Some time ago I visited IKEA. Nobody can claim that their products are technical paragons of our age. Nor stylistic icons. But they offer a fine mix of product, service, marketing and selling.

I had bought a desk from them with electric height adjustment six weeks before.

The IKEA version costs much less than rival products. But, for me, still expensive.

Five weeks later the height adjust switch stopped working. So, back to IKEA to ask for a replacement.

In South Africa this involves a heated exchange about why it broke, and who broke it. I disassembled the desk, put it in the car, and at 8 PM I stopped at IKEA, with head of steam ready to go.

I was number 192 in the queue. They were still dealing with number 186. I left to find some coffee. A few moments later I returned as my number came up.

I explained the problem. She asked me if I had the invoice. Three minutes later she asked me to sit down and wait while they brought out a complete new replacement. No nonsense about repairing the old one. No quiz about how I had broken it.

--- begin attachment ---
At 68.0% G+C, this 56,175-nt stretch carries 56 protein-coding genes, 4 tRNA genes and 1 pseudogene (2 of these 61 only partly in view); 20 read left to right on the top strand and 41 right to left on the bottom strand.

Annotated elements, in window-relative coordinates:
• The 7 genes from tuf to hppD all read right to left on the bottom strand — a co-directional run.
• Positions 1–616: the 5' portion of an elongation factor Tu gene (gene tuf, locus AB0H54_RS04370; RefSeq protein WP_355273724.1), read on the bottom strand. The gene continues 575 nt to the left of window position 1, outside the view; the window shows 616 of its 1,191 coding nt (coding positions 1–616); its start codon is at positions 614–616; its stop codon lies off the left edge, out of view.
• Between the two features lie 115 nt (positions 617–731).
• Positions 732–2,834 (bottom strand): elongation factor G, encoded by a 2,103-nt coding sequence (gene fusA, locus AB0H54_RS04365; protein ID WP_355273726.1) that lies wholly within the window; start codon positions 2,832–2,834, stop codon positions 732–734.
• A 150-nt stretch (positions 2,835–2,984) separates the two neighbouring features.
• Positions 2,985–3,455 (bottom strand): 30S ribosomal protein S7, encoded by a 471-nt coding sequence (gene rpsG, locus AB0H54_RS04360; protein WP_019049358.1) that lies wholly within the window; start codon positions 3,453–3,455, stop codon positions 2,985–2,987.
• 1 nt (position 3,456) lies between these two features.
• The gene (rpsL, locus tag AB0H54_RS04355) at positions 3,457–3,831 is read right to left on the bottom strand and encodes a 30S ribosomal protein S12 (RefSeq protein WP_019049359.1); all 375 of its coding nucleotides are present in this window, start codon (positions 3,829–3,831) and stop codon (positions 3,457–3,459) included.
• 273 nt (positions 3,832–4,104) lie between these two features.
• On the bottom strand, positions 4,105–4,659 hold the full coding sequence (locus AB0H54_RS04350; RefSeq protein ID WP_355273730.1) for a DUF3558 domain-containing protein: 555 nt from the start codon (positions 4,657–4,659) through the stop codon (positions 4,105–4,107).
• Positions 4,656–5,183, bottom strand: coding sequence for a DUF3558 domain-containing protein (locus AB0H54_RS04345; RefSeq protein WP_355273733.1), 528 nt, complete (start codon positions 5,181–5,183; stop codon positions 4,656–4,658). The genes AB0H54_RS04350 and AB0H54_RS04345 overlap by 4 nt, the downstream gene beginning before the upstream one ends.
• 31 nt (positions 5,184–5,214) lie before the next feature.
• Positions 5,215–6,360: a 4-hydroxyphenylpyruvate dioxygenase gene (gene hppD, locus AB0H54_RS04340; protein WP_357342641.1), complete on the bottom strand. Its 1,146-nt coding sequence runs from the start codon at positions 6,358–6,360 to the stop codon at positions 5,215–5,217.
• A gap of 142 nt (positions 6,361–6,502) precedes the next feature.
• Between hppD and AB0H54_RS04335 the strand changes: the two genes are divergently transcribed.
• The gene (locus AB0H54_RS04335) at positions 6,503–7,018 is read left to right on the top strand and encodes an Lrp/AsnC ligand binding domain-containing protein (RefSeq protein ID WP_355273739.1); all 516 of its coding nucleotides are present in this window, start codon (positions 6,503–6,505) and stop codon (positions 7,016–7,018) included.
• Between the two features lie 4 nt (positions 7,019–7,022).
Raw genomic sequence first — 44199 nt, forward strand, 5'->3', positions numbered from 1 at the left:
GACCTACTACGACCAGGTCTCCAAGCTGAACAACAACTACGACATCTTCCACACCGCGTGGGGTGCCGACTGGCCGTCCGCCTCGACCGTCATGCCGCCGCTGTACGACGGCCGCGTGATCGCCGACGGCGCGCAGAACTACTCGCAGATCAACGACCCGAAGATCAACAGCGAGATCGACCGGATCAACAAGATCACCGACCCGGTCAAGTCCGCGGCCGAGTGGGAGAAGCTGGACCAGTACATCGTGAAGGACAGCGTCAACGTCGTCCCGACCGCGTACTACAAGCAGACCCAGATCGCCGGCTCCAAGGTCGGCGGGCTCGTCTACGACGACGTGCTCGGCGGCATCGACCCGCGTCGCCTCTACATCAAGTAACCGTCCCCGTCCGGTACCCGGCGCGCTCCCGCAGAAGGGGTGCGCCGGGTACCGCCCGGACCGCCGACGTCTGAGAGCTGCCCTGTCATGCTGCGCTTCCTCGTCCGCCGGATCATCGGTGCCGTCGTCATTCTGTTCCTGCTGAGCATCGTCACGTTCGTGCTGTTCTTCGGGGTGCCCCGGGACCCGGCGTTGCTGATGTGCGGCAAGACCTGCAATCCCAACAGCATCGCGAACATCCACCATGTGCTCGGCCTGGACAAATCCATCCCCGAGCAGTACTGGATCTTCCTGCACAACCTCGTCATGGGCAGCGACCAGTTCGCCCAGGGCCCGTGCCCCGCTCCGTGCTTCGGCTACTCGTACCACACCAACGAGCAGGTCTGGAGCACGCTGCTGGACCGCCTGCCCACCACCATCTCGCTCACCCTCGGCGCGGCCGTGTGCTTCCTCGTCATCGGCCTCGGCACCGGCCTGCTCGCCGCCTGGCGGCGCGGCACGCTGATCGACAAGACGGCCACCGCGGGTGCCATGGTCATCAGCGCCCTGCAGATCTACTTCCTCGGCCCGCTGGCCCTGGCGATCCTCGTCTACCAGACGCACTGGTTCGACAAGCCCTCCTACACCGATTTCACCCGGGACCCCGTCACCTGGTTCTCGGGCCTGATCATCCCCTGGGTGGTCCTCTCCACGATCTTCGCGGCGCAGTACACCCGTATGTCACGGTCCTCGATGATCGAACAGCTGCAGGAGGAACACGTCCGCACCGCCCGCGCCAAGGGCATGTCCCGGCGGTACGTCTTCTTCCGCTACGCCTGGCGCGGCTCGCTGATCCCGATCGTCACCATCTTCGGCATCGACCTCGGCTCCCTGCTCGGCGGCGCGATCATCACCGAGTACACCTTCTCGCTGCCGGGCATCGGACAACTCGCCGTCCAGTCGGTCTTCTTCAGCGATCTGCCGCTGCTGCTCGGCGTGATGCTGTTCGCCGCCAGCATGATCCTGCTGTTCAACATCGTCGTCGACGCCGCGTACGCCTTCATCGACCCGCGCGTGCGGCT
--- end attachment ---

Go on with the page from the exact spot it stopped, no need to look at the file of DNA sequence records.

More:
I left IKEA at 8:30PM, new desk in car. My office was back to normal by 9PM.

I raise this because "best" isn't often a feature of the product alone.

Best is a mix of product, service, convenience, price, and relationship. A product might win hands down on features or durability. But it is only as good as the service that backs it.

People buy from us for many reasons. The quality of the actual product is just one. IKEA understands that. We scoff at their products. But their huge parking area is full most days. They understand that their mix of convenience, price, product, and service works.

Warm regards

Peter Carruthers